Chinese firms fight for Sh1.3bn Kenya Power meters contract
Two Chinese firms are locked in battle for a Sh1.25 billion ($12.49 million) contract for the design, supply and installation of an advanced metering system to Kenyan Power.
The public procurement watchdog has, in a ruling that put Kenya Power on the spot, nullified the award of the contract to Chinese telecommunications equipment and systems company ZTE Corporation.
ZTE last year beat rival, Shenzhen Star Instrument which specialises in manufacture and supply of smart energy meters, to the lucrative contract aimed at supporting Kenya Power’s revenue collection.
The Public Procurement Administrative Review Board (PPARB) held a month-long hearing in which Shenzhen Star accused Kenya Power of breaching the law in awarding the deal to ZTE Corporation.
The PPARB panel comprising chairman Paul Gicheru and members Rosemary Gituma, Nelson Orgut and Peter Bita Ondieki nullified the award to ZTE saying Kenya Power had abused the time validity of a tender clause by making several extensions of the tender against procurement regulations.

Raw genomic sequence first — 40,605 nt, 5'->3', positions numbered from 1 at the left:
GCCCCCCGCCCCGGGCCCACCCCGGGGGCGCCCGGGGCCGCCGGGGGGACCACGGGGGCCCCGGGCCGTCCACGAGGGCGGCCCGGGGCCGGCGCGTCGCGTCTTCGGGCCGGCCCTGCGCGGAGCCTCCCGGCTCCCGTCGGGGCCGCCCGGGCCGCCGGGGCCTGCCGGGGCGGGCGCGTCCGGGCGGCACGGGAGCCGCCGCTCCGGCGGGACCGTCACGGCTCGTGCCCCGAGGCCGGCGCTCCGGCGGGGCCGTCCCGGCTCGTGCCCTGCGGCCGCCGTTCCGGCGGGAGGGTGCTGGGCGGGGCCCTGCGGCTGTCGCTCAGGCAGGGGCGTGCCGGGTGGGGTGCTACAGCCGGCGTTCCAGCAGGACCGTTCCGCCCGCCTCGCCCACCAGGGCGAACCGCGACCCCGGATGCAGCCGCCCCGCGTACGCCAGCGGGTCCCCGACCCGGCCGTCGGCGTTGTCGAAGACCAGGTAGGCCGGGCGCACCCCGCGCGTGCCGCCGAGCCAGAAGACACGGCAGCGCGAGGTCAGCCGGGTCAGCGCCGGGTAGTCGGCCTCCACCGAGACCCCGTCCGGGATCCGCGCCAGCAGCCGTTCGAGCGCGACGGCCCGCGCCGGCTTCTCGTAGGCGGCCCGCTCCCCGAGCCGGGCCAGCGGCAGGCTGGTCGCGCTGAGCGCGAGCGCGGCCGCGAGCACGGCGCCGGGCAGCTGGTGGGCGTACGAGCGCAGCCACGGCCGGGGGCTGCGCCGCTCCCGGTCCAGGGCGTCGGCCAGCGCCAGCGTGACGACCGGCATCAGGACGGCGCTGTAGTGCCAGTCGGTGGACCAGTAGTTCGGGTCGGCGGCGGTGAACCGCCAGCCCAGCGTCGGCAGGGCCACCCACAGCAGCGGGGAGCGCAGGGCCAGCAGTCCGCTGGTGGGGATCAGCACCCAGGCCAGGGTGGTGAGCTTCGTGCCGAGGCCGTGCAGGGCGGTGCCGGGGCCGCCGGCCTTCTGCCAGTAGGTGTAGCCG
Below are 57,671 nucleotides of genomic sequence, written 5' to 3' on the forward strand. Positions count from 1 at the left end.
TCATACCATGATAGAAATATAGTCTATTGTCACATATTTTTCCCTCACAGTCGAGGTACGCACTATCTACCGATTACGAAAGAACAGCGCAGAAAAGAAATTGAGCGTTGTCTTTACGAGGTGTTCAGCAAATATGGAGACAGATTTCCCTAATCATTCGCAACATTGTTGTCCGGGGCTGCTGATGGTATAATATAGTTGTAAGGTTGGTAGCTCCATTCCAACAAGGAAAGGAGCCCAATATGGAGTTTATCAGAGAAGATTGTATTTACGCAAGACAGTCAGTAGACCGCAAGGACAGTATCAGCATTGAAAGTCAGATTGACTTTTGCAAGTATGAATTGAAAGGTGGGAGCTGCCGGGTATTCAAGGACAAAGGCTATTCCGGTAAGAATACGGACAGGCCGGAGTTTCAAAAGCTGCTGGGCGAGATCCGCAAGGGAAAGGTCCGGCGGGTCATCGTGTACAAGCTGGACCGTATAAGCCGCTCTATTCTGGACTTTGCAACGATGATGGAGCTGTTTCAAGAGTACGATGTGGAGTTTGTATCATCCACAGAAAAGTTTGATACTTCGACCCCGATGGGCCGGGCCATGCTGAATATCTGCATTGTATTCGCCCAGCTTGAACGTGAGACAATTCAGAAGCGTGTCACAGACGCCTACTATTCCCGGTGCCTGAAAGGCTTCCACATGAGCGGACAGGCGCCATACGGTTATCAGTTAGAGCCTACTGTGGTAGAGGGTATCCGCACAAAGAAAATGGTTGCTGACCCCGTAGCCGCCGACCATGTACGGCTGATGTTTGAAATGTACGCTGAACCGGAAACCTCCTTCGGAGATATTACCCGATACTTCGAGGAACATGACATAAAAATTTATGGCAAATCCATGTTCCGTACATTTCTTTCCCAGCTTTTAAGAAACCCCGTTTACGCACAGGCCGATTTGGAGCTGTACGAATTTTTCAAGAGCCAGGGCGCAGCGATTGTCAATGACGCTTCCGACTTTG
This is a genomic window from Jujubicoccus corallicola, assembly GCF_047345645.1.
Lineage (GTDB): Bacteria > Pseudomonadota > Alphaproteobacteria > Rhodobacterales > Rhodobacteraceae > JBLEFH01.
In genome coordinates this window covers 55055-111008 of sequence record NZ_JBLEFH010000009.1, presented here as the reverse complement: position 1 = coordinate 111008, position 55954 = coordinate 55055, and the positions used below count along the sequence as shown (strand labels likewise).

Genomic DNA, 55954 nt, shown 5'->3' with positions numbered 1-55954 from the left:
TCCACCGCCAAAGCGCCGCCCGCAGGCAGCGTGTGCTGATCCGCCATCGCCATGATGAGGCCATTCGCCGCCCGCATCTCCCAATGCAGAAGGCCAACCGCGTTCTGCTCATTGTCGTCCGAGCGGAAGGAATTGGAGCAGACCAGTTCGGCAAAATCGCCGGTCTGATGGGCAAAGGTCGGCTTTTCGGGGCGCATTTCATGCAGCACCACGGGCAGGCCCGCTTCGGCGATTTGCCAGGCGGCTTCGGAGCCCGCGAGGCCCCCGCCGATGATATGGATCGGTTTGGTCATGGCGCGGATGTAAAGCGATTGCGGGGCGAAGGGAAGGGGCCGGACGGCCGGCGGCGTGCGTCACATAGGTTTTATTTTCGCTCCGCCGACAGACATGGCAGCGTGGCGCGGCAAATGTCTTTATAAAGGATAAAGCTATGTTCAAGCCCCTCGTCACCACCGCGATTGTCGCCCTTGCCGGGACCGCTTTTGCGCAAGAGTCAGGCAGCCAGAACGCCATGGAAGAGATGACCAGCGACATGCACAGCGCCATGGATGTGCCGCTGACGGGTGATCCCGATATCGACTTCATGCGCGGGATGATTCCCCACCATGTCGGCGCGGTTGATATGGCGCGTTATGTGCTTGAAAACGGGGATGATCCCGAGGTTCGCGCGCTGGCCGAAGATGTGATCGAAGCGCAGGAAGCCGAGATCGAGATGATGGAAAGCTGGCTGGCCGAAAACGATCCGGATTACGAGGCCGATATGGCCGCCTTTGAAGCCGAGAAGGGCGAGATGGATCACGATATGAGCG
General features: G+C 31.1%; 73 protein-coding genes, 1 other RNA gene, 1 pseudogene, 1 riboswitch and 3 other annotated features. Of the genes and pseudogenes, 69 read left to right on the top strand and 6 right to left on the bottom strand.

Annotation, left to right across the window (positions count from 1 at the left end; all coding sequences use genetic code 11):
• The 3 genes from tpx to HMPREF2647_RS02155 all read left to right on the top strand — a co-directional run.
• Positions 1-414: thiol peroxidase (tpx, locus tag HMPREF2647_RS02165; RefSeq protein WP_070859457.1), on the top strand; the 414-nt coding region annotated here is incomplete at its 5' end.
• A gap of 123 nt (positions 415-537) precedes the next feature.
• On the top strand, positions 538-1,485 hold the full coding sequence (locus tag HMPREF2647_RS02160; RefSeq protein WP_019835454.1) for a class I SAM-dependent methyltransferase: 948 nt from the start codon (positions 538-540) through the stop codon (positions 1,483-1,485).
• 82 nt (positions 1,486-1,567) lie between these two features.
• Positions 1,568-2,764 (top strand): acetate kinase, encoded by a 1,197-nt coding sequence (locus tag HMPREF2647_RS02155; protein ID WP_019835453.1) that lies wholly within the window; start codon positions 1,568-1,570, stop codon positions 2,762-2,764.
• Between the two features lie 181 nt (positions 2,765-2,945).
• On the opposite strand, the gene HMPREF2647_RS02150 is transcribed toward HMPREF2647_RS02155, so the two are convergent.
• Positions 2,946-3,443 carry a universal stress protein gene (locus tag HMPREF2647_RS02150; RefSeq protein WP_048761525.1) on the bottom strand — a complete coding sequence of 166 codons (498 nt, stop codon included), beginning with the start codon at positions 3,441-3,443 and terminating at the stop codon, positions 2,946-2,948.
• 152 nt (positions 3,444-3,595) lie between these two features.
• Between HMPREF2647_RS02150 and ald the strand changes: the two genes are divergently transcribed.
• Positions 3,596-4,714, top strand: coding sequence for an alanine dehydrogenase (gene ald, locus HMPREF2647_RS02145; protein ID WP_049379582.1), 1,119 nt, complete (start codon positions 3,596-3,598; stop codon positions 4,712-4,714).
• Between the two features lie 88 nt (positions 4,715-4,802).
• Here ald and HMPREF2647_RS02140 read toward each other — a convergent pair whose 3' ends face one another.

“Taking into account all the above findings and observations, the board holds that there was in fact no valid extension of the tender period in this case and the validity expired by operation of law on the 30th day from the date of tender opening,” it ruled.
“The award of the said tender to the firm of ZTE Corporation be and is hereby annulled and is set aside,” the board said.
The board further directed the Kenya Power to re-advertise the tender within a fortnight and ensure that evaluation is done within the law.
In arguing its case, Shenzhen Star through lawyer Stephen Owino had claimed that ZTE Corporation was “primarily a telecommunications company providing telecommunications equipment and network solutions,” and has “never been known to have capacity to manufacture the major component of the meter data management system.”
Shenzhen Star also claimed that ZTE Corporation’s “lack of capacity” to deliver the project was “clearly demonstrated” by the cancellation of its contract on pre-paid meters in Zimbabwe and “substandard” pre-paid metres in a contract between it and Jirama Limited in Madagascar.